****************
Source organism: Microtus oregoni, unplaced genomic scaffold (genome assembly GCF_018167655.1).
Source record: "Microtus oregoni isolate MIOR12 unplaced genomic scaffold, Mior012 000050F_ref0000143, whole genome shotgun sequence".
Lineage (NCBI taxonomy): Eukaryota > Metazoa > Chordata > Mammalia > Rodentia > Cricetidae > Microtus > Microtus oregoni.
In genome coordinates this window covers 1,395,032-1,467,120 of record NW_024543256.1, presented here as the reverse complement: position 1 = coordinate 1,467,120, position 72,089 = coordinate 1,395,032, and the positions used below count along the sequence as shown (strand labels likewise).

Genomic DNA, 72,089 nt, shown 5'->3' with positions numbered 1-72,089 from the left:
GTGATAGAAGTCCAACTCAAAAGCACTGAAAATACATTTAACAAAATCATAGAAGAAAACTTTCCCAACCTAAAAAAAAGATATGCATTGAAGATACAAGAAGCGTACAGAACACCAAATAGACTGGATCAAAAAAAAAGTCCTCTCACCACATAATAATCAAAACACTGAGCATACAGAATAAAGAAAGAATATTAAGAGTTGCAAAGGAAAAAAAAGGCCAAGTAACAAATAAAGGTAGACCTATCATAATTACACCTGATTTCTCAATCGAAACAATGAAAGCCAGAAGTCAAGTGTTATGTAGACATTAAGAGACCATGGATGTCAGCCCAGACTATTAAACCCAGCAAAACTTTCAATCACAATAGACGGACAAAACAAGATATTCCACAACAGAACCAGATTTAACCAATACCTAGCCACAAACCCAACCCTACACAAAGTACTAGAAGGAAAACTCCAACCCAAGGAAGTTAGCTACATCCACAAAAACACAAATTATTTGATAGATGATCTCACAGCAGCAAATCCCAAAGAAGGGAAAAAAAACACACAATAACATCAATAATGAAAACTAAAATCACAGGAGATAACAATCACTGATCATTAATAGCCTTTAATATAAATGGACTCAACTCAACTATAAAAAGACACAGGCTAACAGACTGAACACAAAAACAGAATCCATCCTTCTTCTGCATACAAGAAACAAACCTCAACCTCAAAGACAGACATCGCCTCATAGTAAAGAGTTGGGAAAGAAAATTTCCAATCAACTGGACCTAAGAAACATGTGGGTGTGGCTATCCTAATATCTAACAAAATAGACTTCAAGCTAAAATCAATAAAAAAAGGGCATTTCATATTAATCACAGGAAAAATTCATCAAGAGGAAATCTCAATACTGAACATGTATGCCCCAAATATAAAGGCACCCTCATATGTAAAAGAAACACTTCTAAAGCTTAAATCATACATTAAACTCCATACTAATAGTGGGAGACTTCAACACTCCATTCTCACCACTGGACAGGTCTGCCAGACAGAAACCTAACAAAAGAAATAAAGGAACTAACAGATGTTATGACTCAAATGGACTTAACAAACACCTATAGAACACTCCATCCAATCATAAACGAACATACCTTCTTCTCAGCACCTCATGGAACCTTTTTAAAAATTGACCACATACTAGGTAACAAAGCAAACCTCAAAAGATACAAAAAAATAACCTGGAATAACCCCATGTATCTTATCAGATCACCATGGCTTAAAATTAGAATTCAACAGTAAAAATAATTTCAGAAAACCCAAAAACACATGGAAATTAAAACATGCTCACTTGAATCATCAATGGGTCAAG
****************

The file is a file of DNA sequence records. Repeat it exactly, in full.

Source organism: Microtus oregoni, unplaced genomic scaffold (genome assembly GCF_018167655.1).
Source record: "Microtus oregoni isolate MIOR12 unplaced genomic scaffold, Mior012 000050F_ref0000143, whole genome shotgun sequence".
Lineage (NCBI taxonomy): Eukaryota > Metazoa > Chordata > Mammalia > Rodentia > Cricetidae > Microtus > Microtus oregoni.
In genome coordinates this window covers 1,395,032-1,467,120 of record NW_024543256.1, presented here as the reverse complement: position 1 = coordinate 1,467,120, position 72,089 = coordinate 1,395,032, and the positions used below count along the sequence as shown (strand labels likewise).

Genomic DNA, 72,089 nt, shown 5'->3' with positions numbered 1-72,089 from the left:
GTGATAGAAGTCCAACTCAAAAGCACTGAAAATACATTTAACAAAATCATAGAAGAAAACTTTCCCAACCTAAAAAAAAGATATGCATTGAAGATACAAGAAGCGTACAGAACACCAAATAGACTGGATCAAAAAAAAAGTCCTCTCACCACATAATAATCAAAACACTGAGCATACAGAATAAAGAAAGAATATTAAGAGTTGCAAAGGAAAAAAAAGGCCAAGTAACAAATAAAGGTAGACCTATCATAATTACACCTGATTTCTCAATCGAAACAATGAAAGCCAGAAGTCAAGTGTTATGTAGACATTAAGAGACCATGGATGTCAGCCCAGACTATTAAACCCAGCAAAACTTTCAATCACAATAGACGGACAAAACAAGATATTCCACAACAGAACCAGATTTAACCAATACCTAGCCACAAACCCAACCCTACACAAAGTACTAGAAGGAAAACTCCAACCCAAGGAAGTTAGCTACATCCACAAAAACACAAATTATTTGATAGATGATCTCACAGCAGCAAATCCCAAAGAAGGGAAAAAAAACACACAATAACATCAATAATGAAAACTAAAATCACAGGAGATAACAATCACTGATCATTAATAGCCTTTAATATAAATGGACTCAACTCAACTATAAAAAGACACAGGCTAACAGACTGAACACAAAAACAGAATCCATCCTTCTTCTGCATACAAGAAACAAACCTCAACCTCAAAGACAGACATCGCCTCATAGTAAAGAGTTGGGAAAGAAAATTTCCAATCAACTGGACCTAAGAAACATGTGGGTGTGGCTATCCTAATATCTAACAAAATAGACTTCAAGCTAAAATCAATAAAAAAAGGGCATTTCATATTAATCACAGGAAAAATTCATCAAGAGGAAATCTCAATACTGAACATGTATGCCCCAAATATAAAGGCACCCTCATATGTAAAAGAAACACTTCTAAAGCTTAAATCATACATTAAACTCCATACTAATAGTGGGAGACTTCAACACTCCATTCTCACCACTGGACAGGTCTGCCAGACAGAAACCTAACAAAAGAAATAAAGGAACTAACAGATGTTATGACTCAAATGGACTTAACAAACACCTATAGAACACTCCATCCAATCATAAACGAACATACCTTCTTCTCAGCACCTCATGGAACCTTTTTAAAAATTGACCACATACTAGGTAACAAAGCAAACCTCAAAAGATACAAAAAAATAACCTGGAATAACCCCATGTATCTTATCAGATCACCATGGCTTAAAATTAGAATTCAACAGTAAAAATAATTTCAGAAAACCCAAAAACACATGGAAATTAAAACATGCTCACTTGAATCATCAATGGGTCAAG